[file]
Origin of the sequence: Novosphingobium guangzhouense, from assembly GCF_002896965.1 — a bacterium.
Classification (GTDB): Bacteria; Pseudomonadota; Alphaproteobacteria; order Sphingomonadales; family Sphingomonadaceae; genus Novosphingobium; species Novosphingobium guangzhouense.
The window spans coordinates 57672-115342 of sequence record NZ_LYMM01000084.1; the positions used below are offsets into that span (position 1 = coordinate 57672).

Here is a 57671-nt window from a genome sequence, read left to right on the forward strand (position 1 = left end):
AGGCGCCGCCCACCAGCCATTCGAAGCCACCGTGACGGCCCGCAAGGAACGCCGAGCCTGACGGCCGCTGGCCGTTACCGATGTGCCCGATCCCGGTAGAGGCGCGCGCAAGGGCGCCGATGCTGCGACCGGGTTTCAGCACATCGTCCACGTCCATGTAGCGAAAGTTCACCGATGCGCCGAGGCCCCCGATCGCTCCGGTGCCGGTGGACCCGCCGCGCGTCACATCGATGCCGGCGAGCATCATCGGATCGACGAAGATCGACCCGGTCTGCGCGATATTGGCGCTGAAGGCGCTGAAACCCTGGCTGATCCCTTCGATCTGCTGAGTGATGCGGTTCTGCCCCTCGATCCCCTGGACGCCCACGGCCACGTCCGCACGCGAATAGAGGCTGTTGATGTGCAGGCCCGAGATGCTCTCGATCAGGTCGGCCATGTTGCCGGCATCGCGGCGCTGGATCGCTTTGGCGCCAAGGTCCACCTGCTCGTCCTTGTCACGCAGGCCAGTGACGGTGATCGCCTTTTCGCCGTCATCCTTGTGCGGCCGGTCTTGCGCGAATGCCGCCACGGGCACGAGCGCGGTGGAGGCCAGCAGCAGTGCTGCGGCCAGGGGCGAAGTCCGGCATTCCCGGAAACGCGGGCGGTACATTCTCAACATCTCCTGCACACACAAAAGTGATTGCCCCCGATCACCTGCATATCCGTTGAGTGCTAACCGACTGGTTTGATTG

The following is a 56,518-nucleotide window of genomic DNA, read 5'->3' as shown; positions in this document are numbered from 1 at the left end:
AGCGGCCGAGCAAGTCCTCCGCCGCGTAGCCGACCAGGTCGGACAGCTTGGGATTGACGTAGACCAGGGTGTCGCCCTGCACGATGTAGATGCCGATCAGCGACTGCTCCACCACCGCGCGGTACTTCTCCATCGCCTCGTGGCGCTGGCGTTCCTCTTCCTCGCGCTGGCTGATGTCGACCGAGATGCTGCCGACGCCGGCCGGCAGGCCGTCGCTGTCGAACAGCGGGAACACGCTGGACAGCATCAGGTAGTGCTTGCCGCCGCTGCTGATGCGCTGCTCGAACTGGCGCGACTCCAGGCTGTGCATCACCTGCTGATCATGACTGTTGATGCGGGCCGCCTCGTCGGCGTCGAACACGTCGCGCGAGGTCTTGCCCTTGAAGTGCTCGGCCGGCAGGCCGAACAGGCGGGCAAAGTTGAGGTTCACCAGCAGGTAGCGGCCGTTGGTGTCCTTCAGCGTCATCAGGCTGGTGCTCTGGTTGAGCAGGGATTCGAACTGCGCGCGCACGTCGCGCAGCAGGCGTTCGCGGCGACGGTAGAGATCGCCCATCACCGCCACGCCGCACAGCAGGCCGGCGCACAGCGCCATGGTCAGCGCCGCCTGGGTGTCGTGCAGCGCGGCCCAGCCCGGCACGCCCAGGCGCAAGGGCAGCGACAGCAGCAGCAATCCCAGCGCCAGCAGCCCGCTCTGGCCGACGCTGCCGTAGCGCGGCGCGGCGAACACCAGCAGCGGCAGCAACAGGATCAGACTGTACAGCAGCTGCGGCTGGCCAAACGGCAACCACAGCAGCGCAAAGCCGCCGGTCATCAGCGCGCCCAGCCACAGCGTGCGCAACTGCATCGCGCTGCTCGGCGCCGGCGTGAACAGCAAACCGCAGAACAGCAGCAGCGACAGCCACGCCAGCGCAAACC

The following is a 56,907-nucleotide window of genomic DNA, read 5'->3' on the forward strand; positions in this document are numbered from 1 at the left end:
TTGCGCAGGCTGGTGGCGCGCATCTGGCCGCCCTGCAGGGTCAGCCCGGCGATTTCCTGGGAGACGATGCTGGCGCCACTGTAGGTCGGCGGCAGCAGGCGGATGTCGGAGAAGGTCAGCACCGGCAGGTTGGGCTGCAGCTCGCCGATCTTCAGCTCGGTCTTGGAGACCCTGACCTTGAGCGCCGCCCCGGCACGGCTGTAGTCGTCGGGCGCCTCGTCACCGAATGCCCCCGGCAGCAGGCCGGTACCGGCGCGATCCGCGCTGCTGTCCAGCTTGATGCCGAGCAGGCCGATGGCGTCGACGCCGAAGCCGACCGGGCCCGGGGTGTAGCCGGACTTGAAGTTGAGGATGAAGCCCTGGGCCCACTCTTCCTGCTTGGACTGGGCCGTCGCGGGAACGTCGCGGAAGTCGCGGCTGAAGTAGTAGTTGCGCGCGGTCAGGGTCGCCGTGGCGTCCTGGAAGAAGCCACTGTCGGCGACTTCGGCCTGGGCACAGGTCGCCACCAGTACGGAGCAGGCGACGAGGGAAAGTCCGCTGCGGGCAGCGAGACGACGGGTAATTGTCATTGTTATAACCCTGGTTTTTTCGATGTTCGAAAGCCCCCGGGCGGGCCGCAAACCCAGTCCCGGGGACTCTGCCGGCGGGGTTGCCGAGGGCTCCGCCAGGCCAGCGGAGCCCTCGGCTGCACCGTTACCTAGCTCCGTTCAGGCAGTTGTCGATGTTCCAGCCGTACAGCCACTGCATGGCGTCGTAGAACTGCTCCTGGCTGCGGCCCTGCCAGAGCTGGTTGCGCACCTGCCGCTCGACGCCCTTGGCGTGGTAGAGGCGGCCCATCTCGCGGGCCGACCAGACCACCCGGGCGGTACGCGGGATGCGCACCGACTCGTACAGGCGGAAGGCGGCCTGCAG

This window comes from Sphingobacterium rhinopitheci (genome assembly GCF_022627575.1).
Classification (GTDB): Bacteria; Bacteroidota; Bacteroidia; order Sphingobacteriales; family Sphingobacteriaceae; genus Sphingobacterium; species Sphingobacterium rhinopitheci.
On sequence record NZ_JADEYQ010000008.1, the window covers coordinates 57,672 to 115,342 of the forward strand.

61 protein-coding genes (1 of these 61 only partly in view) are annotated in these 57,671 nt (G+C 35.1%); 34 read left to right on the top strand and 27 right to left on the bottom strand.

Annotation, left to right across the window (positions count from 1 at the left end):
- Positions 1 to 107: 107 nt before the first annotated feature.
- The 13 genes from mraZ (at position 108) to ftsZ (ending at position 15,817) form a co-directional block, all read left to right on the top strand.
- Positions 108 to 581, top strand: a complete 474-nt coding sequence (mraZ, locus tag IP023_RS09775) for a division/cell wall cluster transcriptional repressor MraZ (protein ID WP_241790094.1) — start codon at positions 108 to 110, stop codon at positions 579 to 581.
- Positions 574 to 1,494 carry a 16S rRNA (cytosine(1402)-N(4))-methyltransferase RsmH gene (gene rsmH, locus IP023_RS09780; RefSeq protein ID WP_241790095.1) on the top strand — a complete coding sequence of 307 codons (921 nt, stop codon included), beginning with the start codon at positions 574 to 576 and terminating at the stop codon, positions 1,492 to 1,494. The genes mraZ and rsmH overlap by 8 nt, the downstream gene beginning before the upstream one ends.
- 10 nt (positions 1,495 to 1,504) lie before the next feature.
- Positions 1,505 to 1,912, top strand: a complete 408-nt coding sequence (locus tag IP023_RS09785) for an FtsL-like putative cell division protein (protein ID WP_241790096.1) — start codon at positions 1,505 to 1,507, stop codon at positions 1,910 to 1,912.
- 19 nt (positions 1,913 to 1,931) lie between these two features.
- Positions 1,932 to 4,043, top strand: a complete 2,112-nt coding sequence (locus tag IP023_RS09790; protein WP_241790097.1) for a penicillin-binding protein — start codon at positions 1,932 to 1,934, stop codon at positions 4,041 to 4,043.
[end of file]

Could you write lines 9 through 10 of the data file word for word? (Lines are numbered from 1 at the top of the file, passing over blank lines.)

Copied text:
TTGCGCAGGCTGGTGGCGCGCATCTGGCCGCCCTGCAGGGTCAGCCCGGCGATTTCCTGGGAGACGATGCTGGCGCCACTGTAGGTCGGCGGCAGCAGGCGGATGTCGGAGAAGGTCAGCACCGGCAGGTTGGGCTGCAGCTCGCCGATCTTCAGCTCGGTCTTGGAGACCCTGACCTTGAGCGCCGCCCCGGCACGGCTGTAGTCGTCGGGCGCCTCGTCACCGAATGCCCCCGGCAGCAGGCCGGTACCGGCGCGATCCGCGCTGCTGTCCAGCTTGATGCCGAGCAGGCCGATGGCGTCGACGCCGAAGCCGACCGGGCCCGGGGTGTAGCCGGACTTGAAGTTGAGGATGAAGCCCTGGGCCCACTCTTCCTGCTTGGACTGGGCCGTCGCGGGAACGTCGCGGAAGTCGCGGCTGAAGTAGTAGTTGCGCGCGGTCAGGGTCGCCGTGGCGTCCTGGAAGAAGCCACTGTCGGCGACTTCGGCCTGGGCACAGGTCGCCACCAGTACGGAGCAGGCGACGAGGGAAAGTCCGCTGCGGGCAGCGAGACGACGGGTAATTGTCATTGTTATAACCCTGGTTTTTTCGATGTTCGAAAGCCCCCGGGCGGGCCGCAAACCCAGTCCCGGGGACTCTGCCGGCGGGGTTGCCGAGGGCTCCGCCAGGCCAGCGGAGCCCTCGGCTGCACCGTTACCTAGCTCCGTTCAGGCAGTTGTCGATGTTCCAGCCGTACAGCCACTGCATGGCGTCGTAGAACTGCTCCTGGCTGCGGCCCTGCCAGAGCTGGTTGCGCACCTGCCGCTCGACGCCCTTGGCGTGGTAGAGGCGGCCCATCTCGCGGGCCGACCAGACCACCCGGGCGGTACGCGGGATGCGCACCGACTCGTACAGGCGGAAGGCGGCCTGCAG

This window comes from Sphingobacterium rhinopitheci (genome assembly GCF_022627575.1).